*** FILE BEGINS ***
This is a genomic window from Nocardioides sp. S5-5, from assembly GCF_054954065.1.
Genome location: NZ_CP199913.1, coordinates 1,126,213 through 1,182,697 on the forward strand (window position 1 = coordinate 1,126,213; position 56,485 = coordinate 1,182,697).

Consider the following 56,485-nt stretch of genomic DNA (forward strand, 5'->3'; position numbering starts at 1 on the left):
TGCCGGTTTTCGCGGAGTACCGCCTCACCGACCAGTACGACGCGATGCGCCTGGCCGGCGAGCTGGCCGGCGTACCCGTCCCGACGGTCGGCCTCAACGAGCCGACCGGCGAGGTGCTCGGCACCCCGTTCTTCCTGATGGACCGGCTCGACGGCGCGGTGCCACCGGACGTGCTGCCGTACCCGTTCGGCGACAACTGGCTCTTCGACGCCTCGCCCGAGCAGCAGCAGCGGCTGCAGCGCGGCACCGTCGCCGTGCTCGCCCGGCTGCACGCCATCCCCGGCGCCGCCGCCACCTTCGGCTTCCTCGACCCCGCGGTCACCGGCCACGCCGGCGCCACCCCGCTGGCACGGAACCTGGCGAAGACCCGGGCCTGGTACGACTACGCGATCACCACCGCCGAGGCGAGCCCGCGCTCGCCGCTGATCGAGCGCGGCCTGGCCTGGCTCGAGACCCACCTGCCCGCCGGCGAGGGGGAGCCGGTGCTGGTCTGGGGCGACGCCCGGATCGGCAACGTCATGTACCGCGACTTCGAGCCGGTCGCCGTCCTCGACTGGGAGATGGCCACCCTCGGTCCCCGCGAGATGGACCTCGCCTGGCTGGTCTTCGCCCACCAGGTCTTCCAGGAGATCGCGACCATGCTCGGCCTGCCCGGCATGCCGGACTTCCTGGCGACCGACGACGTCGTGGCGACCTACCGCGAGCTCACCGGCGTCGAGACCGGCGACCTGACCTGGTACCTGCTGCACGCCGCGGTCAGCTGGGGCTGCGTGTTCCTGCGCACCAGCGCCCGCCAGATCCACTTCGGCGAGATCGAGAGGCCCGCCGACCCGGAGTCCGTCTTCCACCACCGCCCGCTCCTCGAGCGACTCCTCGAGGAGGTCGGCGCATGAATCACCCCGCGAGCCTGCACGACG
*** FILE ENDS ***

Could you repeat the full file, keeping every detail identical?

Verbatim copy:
This is a genomic window from Nocardioides sp. S5-5, from assembly GCF_054954065.1.
Genome location: NZ_CP199913.1, coordinates 1,126,213 through 1,182,697 on the forward strand (window position 1 = coordinate 1,126,213; position 56,485 = coordinate 1,182,697).

Consider the following 56,485-nt stretch of genomic DNA (forward strand, 5'->3'; position numbering starts at 1 on the left):
TGCCGGTTTTCGCGGAGTACCGCCTCACCGACCAGTACGACGCGATGCGCCTGGCCGGCGAGCTGGCCGGCGTACCCGTCCCGACGGTCGGCCTCAACGAGCCGACCGGCGAGGTGCTCGGCACCCCGTTCTTCCTGATGGACCGGCTCGACGGCGCGGTGCCACCGGACGTGCTGCCGTACCCGTTCGGCGACAACTGGCTCTTCGACGCCTCGCCCGAGCAGCAGCAGCGGCTGCAGCGCGGCACCGTCGCCGTGCTCGCCCGGCTGCACGCCATCCCCGGCGCCGCCGCCACCTTCGGCTTCCTCGACCCCGCGGTCACCGGCCACGCCGGCGCCACCCCGCTGGCACGGAACCTGGCGAAGACCCGGGCCTGGTACGACTACGCGATCACCACCGCCGAGGCGAGCCCGCGCTCGCCGCTGATCGAGCGCGGCCTGGCCTGGCTCGAGACCCACCTGCCCGCCGGCGAGGGGGAGCCGGTGCTGGTCTGGGGCGACGCCCGGATCGGCAACGTCATGTACCGCGACTTCGAGCCGGTCGCCGTCCTCGACTGGGAGATGGCCACCCTCGGTCCCCGCGAGATGGACCTCGCCTGGCTGGTCTTCGCCCACCAGGTCTTCCAGGAGATCGCGACCATGCTCGGCCTGCCCGGCATGCCGGACTTCCTGGCGACCGACGACGTCGTGGCGACCTACCGCGAGCTCACCGGCGTCGAGACCGGCGACCTGACCTGGTACCTGCTGCACGCCGCGGTCAGCTGGGGCTGCGTGTTCCTGCGCACCAGCGCCCGCCAGATCCACTTCGGCGAGATCGAGAGGCCCGCCGACCCGGAGTCCGTCTTCCACCACCGCCCGCTCCTCGAGCGACTCCTCGAGGAGGTCGGCGCATGAATCACCCCGCGAGCCTGCACGACG